SDSU student found dead in Madrid River

Austin Taylor Bice studied international business at San Diego State University. His aspiration to conduct business in foreign countries was a perfect match for a program offered by his school that allowed students to spend a semester in Madrid, Spain.

Bice arrived in Spain on Jan. 15, but he would not finish his semester abroad.

The 22-year-old student went missing the night of Feb. 25. The last time he had been seen was outside a Madrid nightclub where he was apparently too intoxicated to be let inside. Police searched high and low for the SDSU student over the next ten days, and foul play was the public’s primary suspicion regarding Bice’s disappearance.

The San Diego student’s body was found March 8 in the shallow Manzanares River that flows through the city. No lacerations or signs of poisoning were discovered.

It seemed the college student was so intoxicated that he fell off a nearby bridge and drowned in the river below.

However, similar deaths of three men in Lille, France now have people questioning if a man the French have dubbed “Jack the Pusher” is the culprit.

Whether or not Bice was to blame for his own death, being prepared and more aware would have increased his chances of getting home safely that night.

So what is the study abroad program at City College doing to prepare students to stay safe in a strange country? International Education Coordinator Marion Froehlich explained the school’s procedures in educating students about the safety risks of studying abroad.

“We have a mandatory pre-departure orientation where we begin addressing these issues, but frankly most of the safety issues are addressed on site when they arrive in the host country,” Froehlich said. “Given what happened at San Diego State . we’ll make an additional effort to reinforce the safety issue.”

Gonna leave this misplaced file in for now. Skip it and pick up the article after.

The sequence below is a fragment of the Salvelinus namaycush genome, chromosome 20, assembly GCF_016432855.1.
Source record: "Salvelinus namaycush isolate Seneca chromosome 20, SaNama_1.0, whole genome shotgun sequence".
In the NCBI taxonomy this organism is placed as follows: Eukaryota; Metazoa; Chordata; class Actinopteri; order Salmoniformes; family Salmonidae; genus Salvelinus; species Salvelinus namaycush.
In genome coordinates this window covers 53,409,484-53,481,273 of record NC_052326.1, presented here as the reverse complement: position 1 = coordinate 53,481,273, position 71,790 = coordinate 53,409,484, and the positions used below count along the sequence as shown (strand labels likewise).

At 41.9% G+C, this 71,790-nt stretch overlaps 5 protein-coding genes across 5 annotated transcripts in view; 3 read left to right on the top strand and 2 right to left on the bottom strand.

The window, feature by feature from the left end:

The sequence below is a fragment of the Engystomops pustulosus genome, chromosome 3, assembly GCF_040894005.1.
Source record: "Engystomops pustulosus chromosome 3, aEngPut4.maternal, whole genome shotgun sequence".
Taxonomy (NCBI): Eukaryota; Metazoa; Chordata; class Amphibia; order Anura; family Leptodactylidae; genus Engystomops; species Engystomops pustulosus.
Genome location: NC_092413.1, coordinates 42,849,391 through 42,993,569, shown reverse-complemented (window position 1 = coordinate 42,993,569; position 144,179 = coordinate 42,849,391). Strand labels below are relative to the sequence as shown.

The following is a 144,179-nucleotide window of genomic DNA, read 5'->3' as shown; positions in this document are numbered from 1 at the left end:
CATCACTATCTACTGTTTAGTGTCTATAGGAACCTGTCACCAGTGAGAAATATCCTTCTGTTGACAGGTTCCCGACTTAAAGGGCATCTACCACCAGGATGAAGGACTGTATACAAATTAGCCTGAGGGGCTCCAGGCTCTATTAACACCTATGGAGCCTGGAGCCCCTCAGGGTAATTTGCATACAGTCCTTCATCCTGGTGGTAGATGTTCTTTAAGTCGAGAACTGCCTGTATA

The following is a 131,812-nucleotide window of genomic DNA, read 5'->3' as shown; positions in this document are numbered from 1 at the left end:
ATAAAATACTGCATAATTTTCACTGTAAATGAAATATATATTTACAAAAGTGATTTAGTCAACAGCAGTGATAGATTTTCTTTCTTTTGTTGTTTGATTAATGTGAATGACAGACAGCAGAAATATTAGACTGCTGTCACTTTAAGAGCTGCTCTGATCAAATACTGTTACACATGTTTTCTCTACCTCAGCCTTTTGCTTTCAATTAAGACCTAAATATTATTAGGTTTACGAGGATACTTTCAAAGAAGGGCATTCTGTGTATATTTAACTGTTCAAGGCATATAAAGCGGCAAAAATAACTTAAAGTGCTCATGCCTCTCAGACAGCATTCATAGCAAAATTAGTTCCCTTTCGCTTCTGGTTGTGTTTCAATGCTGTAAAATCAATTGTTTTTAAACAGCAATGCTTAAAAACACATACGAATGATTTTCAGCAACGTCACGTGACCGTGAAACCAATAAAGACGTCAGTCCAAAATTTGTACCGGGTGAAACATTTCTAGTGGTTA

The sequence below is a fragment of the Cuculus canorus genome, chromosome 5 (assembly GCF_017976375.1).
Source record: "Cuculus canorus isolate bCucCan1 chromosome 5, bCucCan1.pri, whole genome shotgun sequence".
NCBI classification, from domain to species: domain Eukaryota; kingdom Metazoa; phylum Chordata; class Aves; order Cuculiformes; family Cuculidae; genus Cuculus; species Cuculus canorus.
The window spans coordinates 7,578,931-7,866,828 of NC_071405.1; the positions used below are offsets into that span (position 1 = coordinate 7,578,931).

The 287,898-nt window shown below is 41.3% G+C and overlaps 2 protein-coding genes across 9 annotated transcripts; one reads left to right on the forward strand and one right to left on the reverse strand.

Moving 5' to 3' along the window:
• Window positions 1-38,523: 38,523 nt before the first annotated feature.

City College is prepared to deal with even the most serious situations abroad thanks to an organized response plan established several years ago.

“We also have a district emergency response plan that … addresses all kinds of issues, from natural disasters, to war, terrorism and what we are to do if something happens.” Froehlich explained.

The excitement of studying abroad derives from the mystery and intrigue of a foreign land and its array of possibilities. These adventurous possibilities are not always safe, however, and the personal responsibility that’s needed while being so far from home can make one a danger even to oneself.

“All of the sudden they’re free to drink without having the same restraints on them, so they tend to overdo it,” Froehlich said. “When they do start drinking, they drink to the point of being drunk and not having their senses about them.”

In a travel journal Bice recorded the party lifestyle of both local and foreign students in the European city.

“(I have been) staying back and watching hilarious drunken events occur from a relatively sober mind,” Bice noted.

Yet in the end Bice fell under the same destructive influence that he observed at these parties. Froehlich believes that having a sober buddy would have helped Bice get home safely that fateful night.

“Particularly at nighttime, they should not go alone anywhere,” Froehlich said. “When you’re in a foreign environment you don’t necessarily have all the background information you have in your hometown.”

According to the Bureau of Consular Affairs’ webpage at, it is important to research emergency telephone numbers such as the local police department and the city’s U.S. embassy or consulate. It is also essential to learn as many important phrases of the local language as possible, and to avoid being loud and conspicuous in public places.

Also, try to appear purposeful when touring a foreign area. Even if lost, avoid asking for directions from anyone without authority.

Above all, the more students know about their environment and the more aware they stay at all times, the safer their trip will be.

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SDSU student found dead in Madrid River